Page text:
See the future of legal workflow tools
Do you know how many different technology systems your firm uses? Five? Ten? One AmLaw 200 firm conducted a recent audit and discovered more than two hundred distinct systems in use. It’s easy to dismiss this as the inevitable result of the complex work law firms perform. From legal research to pricing, matter and business management, the conventional wisdom has been that each of these functions requires its own tech solution. Over the years, firms have stitched together workflow systems from these discrete solutions. But the question remains as to whether those systems on their own are up to today’s challenges.
Today’s successful firms know that cohesion, communication, and simplicity are critical. They are seeking workflow tools that offer not only the depth that individual firm functions require, but also the functionality that enables a unified view of all the firm’s activities. Existing workflow solutions do a good job of providing frameworks that aim to support pricing, analytics, and project management functions. However, they fail to connect these functions to the practice of law.
The current legal workflow landscape is comprised of several disparate systems designed to support specific functions. Legal research, knowledge management and legal know-how solutions are melded together (often by in-house technology departments) to support paralegals, associates and partners in their daily work. Meanwhile, leadership, strategy, and financial functions rely on legal project management (LPM), matter management, and business management solutions in their efforts to piece together a coherent picture of lawyer, matter, and firm performance. At the end of the day, this collection of various systems leaves the firm functioning but not necessarily uniformly or at its optimal level.
The truth is that all these facets of the firm are connected. Firm-level financial and matter performance depends on partners’ ability to understand the matters in their book of business. That understanding requires effective task delegation and accurate matter tracking. The associates working matters need tools to manage their tasks and access to matter-related firm precedent and expertise. Client relationships and outcomes can be impacted by gaps between any of these firm functions. And with more competition than ever before, a dissatisfied client has a myriad of choices outside of your firm.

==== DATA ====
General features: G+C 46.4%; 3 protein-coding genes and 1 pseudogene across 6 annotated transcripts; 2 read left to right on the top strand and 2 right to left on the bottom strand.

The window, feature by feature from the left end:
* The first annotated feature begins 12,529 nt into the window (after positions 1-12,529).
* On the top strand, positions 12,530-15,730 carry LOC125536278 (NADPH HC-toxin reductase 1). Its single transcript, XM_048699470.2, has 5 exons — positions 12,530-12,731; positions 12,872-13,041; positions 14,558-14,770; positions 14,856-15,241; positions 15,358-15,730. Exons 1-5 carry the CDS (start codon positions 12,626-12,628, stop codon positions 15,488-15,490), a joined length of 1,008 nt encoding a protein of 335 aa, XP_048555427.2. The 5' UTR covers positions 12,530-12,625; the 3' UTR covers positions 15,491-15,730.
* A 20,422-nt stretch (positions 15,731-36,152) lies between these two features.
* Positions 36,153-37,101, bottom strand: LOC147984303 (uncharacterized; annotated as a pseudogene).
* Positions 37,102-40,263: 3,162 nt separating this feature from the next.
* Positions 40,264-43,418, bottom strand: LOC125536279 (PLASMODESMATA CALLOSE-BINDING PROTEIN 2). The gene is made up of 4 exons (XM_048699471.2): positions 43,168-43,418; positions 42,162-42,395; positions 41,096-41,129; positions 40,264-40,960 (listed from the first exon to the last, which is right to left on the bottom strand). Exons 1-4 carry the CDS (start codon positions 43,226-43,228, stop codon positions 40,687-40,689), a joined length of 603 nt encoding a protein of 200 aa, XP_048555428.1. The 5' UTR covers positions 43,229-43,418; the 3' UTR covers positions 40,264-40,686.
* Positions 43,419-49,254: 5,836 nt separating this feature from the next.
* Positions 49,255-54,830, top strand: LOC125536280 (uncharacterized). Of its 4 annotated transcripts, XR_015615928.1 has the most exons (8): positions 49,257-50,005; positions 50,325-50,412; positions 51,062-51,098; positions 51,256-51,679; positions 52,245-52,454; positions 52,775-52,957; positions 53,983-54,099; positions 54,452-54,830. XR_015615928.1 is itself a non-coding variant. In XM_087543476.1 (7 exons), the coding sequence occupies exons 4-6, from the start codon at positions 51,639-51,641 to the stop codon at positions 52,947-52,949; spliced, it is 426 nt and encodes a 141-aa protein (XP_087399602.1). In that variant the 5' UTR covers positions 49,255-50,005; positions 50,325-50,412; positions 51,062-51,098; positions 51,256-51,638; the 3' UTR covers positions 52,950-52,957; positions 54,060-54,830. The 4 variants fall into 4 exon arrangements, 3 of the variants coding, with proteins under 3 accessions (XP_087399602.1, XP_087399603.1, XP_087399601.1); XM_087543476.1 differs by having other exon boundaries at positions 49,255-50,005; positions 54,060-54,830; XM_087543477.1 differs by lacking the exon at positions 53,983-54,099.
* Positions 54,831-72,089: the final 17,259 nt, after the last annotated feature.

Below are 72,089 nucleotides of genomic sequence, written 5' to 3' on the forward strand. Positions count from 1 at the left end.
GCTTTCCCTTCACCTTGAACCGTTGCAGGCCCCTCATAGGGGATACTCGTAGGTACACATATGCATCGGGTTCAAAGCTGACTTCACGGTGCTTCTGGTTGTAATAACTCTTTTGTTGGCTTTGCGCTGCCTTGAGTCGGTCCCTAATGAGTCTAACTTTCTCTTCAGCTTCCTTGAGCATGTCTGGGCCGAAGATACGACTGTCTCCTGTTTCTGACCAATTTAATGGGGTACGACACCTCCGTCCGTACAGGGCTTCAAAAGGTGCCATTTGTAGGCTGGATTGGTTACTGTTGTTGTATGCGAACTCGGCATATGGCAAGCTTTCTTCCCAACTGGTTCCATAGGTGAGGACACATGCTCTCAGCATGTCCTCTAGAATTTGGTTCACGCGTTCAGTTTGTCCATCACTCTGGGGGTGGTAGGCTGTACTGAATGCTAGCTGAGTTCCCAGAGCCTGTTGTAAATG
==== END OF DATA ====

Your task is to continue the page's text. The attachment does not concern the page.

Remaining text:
One of the greatest misconceptions is that the evolution of the legal industry only benefits clients – that a focus on systems, efficiency, and profitability is anathema to lawyers. In fact, given the right support systems, lawyers often find their schedules freed of administrative tasks, leaving them more time for the practice of law. By leveraging collaborative knowledge management, project management, budgeting, and business tools, the entire firm can benefit. While lawyers are more effective and efficient, partners gain greater visibility into the tasks and matters they oversee, enabling them to grow their books of business and better communicate with clients. Finally, managing partners and the C-suite gain insight into analytics that reveal everything from matter to firm-level efficiency and profitability.
There is no denying that legal work is complex. Its complexity is often what excites legal professionals. But the systems that support the work should simplify workflows. New technologies offer a tremendous opportunity for smart firms to refine their methods for managing their legal workflows. Through concerted effort, firms that marry the business of law and the practice of law will thrive.
Read this white paper to see how firms are simplifying the planning, management, and execution of legal work by connecting the business and practice of law